Pennsylvania State University
The Influence of Nannoplankton and the Oceanic Biological Pump on Eocene Climate Change


The efficiency of the global oceanic biological pump (OBP) has the potential to significantly influence atmospheric pCO2 levels and, in turn, climate. During the Eocene, in one of the most pronounced cooling intervals of the Cenozoic, enhanced oceanic productivity has been suggested as a mechanism for the long-term draw down of CO2. Nannoplankton communities must have significantly contributed to the OBP during this time interval. In fact, preliminary results show that a nannofossil assemblage turnover in the early Eocene coincides with a change in the OBP. By studying nannoplankton productivity and ecology in conjunction with multiple proxies, I will determine the role of the OBP in climate regulation during the Eocene.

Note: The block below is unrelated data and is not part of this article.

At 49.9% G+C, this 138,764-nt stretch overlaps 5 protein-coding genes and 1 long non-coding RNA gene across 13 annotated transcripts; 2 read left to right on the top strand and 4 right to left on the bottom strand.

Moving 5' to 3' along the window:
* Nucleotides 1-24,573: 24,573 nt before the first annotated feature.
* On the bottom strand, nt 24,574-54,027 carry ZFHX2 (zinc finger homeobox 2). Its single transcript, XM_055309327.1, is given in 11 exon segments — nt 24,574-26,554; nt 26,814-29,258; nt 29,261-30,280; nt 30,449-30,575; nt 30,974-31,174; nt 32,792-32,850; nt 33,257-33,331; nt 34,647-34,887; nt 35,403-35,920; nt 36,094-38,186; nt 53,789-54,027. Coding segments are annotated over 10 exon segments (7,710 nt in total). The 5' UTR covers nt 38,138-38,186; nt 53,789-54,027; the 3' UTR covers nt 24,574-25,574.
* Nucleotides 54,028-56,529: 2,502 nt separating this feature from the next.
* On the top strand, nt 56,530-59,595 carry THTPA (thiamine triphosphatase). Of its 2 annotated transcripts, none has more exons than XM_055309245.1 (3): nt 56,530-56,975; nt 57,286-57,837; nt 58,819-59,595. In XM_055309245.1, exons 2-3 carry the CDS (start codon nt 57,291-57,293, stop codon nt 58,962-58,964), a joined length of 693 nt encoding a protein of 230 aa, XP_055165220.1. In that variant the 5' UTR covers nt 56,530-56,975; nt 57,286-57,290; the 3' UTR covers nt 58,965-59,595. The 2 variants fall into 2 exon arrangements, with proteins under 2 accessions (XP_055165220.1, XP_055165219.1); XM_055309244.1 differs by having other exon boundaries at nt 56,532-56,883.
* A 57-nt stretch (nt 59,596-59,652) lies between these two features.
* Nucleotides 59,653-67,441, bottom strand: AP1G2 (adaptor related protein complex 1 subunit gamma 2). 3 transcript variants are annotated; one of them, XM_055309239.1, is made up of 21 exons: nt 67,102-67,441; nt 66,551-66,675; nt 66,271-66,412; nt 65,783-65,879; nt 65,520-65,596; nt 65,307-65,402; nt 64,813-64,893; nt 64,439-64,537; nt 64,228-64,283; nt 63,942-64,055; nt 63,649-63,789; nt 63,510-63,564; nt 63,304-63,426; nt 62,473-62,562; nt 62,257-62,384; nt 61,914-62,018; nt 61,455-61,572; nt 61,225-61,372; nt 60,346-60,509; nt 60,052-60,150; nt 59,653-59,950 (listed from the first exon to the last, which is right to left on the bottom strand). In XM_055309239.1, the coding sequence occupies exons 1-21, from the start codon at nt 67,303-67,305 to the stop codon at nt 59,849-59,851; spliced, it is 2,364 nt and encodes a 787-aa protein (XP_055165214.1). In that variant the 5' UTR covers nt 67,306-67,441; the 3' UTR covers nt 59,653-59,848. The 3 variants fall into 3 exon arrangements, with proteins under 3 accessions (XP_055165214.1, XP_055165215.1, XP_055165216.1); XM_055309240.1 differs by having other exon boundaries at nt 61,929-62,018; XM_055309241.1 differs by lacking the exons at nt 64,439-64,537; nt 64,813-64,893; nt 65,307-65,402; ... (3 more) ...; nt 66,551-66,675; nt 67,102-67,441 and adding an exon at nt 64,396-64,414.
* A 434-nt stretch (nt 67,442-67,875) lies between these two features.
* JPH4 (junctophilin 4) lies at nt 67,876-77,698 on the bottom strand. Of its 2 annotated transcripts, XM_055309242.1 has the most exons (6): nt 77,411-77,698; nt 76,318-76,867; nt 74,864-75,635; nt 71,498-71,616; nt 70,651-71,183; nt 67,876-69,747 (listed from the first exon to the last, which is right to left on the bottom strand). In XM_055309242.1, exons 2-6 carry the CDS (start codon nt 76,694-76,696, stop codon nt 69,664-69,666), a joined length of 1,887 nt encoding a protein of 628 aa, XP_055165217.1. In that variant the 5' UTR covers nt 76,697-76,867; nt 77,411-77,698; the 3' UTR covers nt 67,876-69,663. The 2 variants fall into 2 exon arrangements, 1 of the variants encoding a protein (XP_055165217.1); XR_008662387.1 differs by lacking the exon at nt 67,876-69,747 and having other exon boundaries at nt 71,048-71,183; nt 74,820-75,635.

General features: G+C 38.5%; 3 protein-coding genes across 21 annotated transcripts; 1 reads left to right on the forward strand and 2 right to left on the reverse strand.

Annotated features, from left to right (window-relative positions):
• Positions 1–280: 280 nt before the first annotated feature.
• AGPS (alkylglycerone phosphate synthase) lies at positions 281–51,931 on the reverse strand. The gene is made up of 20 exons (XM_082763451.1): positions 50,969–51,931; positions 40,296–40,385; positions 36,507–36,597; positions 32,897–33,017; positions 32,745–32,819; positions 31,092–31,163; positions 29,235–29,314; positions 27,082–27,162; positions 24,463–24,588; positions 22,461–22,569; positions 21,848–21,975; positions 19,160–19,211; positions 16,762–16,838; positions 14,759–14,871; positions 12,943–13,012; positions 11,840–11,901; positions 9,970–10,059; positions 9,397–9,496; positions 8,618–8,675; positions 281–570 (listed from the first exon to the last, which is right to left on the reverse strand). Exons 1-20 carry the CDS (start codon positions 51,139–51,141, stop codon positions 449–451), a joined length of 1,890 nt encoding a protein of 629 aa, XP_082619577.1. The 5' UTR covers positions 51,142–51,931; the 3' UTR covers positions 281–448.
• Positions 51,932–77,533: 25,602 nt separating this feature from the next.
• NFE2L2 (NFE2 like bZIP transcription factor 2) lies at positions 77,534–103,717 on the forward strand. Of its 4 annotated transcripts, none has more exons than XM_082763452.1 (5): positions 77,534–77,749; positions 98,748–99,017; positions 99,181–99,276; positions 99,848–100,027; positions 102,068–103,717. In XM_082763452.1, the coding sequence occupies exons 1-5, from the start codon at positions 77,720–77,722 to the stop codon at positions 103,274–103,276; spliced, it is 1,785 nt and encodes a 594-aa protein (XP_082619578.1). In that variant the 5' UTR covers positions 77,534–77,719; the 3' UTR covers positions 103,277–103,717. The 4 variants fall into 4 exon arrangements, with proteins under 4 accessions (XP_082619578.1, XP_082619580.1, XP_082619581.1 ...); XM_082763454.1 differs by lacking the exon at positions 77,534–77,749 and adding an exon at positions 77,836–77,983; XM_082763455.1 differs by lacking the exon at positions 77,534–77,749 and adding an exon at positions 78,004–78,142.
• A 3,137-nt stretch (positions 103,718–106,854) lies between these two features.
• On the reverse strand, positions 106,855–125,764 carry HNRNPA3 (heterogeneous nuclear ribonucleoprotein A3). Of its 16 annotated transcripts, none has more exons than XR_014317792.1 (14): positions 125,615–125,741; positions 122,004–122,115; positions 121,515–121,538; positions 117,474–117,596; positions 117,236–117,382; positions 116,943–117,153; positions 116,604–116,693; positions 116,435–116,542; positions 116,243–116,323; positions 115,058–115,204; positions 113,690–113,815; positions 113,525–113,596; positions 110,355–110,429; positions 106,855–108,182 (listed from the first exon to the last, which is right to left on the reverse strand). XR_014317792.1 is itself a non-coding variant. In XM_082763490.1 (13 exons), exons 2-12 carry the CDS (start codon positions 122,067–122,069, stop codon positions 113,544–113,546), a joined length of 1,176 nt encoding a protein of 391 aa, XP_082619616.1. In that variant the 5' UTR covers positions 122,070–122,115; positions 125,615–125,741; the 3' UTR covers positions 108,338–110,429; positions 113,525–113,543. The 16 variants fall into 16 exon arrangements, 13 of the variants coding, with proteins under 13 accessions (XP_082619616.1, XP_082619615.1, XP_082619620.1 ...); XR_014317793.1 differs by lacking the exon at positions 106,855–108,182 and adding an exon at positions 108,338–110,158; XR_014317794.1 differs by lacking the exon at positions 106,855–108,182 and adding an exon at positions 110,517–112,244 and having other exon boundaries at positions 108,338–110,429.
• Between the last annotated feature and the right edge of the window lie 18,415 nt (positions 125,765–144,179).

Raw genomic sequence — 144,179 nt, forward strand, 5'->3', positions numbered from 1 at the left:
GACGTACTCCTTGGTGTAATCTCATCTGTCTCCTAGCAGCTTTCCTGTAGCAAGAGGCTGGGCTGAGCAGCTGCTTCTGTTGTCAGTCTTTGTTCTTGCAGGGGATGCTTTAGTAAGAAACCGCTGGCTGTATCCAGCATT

Originally from Nebraska, I completed my undergraduate degree in geology at the University of Nebraska-Lincoln. While there I worked in the micropaleontology lab of Dr. David Watkins and learned basic principals about calcareous nannofossils and paleoceanography. For my senior thesis I studied global nannofossil assemblage changes during the Late Cretaceous and I grew to love it! The links between plankton fossils and oceanographic conditions absolutely fascinates me! I entered the Ph.D. program at Penn State in the fall of 2006 under the supervision of Drs. Tim Bralower and Lee Kump. My dissertation research focuses on Cenozoic calcareous nannofossil response to changes in productivity and how plankton productivity influences climate on geologic time scales. This work utilizes a combination of fossil assemblage data, modeling, geochemistry, and grain size analysis. In the summer of 2009 I had the fantastic experience of sailing on IODP Expedition 321 as a nannofossil biostratigrapher.